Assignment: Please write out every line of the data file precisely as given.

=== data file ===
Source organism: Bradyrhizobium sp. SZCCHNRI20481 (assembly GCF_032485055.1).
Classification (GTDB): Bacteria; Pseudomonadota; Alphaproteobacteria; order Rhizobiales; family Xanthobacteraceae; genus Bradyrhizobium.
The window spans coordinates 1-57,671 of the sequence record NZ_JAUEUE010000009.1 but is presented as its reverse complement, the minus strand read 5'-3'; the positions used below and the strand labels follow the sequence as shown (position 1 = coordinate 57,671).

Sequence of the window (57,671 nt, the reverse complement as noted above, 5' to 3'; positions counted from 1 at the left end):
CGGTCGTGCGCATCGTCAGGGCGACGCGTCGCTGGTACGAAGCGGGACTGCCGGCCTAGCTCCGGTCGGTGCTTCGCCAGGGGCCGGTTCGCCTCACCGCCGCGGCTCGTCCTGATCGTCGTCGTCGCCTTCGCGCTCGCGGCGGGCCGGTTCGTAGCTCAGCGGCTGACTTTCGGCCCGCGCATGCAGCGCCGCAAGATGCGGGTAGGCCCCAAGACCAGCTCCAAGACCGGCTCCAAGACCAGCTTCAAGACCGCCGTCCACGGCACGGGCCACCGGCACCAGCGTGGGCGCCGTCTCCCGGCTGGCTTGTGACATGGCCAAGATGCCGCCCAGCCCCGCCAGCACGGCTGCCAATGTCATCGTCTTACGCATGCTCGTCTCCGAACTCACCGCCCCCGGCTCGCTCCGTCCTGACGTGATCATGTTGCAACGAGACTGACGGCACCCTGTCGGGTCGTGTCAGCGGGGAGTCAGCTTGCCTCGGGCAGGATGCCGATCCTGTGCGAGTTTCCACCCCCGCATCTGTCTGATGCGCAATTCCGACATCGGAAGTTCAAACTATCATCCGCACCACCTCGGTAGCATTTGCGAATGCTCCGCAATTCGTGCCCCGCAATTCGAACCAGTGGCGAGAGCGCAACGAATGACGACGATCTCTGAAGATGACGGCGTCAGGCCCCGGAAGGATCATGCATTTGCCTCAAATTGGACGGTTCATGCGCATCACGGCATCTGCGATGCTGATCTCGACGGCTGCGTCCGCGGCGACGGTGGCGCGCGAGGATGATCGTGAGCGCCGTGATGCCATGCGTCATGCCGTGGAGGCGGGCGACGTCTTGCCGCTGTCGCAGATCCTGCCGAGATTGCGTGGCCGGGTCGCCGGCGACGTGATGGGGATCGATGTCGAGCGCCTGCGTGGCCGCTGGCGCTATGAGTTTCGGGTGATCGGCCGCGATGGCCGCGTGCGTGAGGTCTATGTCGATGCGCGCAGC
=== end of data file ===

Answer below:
Source organism: Bradyrhizobium sp. SZCCHNRI20481 (assembly GCF_032485055.1).
Classification (GTDB): Bacteria; Pseudomonadota; Alphaproteobacteria; order Rhizobiales; family Xanthobacteraceae; genus Bradyrhizobium.
The window spans coordinates 1-57,671 of the sequence record NZ_JAUEUE010000009.1 but is presented as its reverse complement, the minus strand read 5'-3'; the positions used below and the strand labels follow the sequence as shown (position 1 = coordinate 57,671).

Sequence of the window (57,671 nt, the reverse complement as noted above, 5' to 3'; positions counted from 1 at the left end):
CGGTCGTGCGCATCGTCAGGGCGACGCGTCGCTGGTACGAAGCGGGACTGCCGGCCTAGCTCCGGTCGGTGCTTCGCCAGGGGCCGGTTCGCCTCACCGCCGCGGCTCGTCCTGATCGTCGTCGTCGCCTTCGCGCTCGCGGCGGGCCGGTTCGTAGCTCAGCGGCTGACTTTCGGCCCGCGCATGCAGCGCCGCAAGATGCGGGTAGGCCCCAAGACCAGCTCCAAGACCGGCTCCAAGACCAGCTTCAAGACCGCCGTCCACGGCACGGGCCACCGGCACCAGCGTGGGCGCCGTCTCCCGGCTGGCTTGTGACATGGCCAAGATGCCGCCCAGCCCCGCCAGCACGGCTGCCAATGTCATCGTCTTACGCATGCTCGTCTCCGAACTCACCGCCCCCGGCTCGCTCCGTCCTGACGTGATCATGTTGCAACGAGACTGACGGCACCCTGTCGGGTCGTGTCAGCGGGGAGTCAGCTTGCCTCGGGCAGGATGCCGATCCTGTGCGAGTTTCCACCCCCGCATCTGTCTGATGCGCAATTCCGACATCGGAAGTTCAAACTATCATCCGCACCACCTCGGTAGCATTTGCGAATGCTCCGCAATTCGTGCCCCGCAATTCGAACCAGTGGCGAGAGCGCAACGAATGACGACGATCTCTGAAGATGACGGCGTCAGGCCCCGGAAGGATCATGCATTTGCCTCAAATTGGACGGTTCATGCGCATCACGGCATCTGCGATGCTGATCTCGACGGCTGCGTCCGCGGCGACGGTGGCGCGCGAGGATGATCGTGAGCGCCGTGATGCCATGCGTCATGCCGTGGAGGCGGGCGACGTCTTGCCGCTGTCGCAGATCCTGCCGAGATTGCGTGGCCGGGTCGCCGGCGACGTGATGGGGATCGATGTCGAGCGCCTGCGTGGCCGCTGGCGCTATGAGTTTCGGGTGATCGGCCGCGATGGCCGCGTGCGTGAGGTCTATGTCGATGCGCGCAGC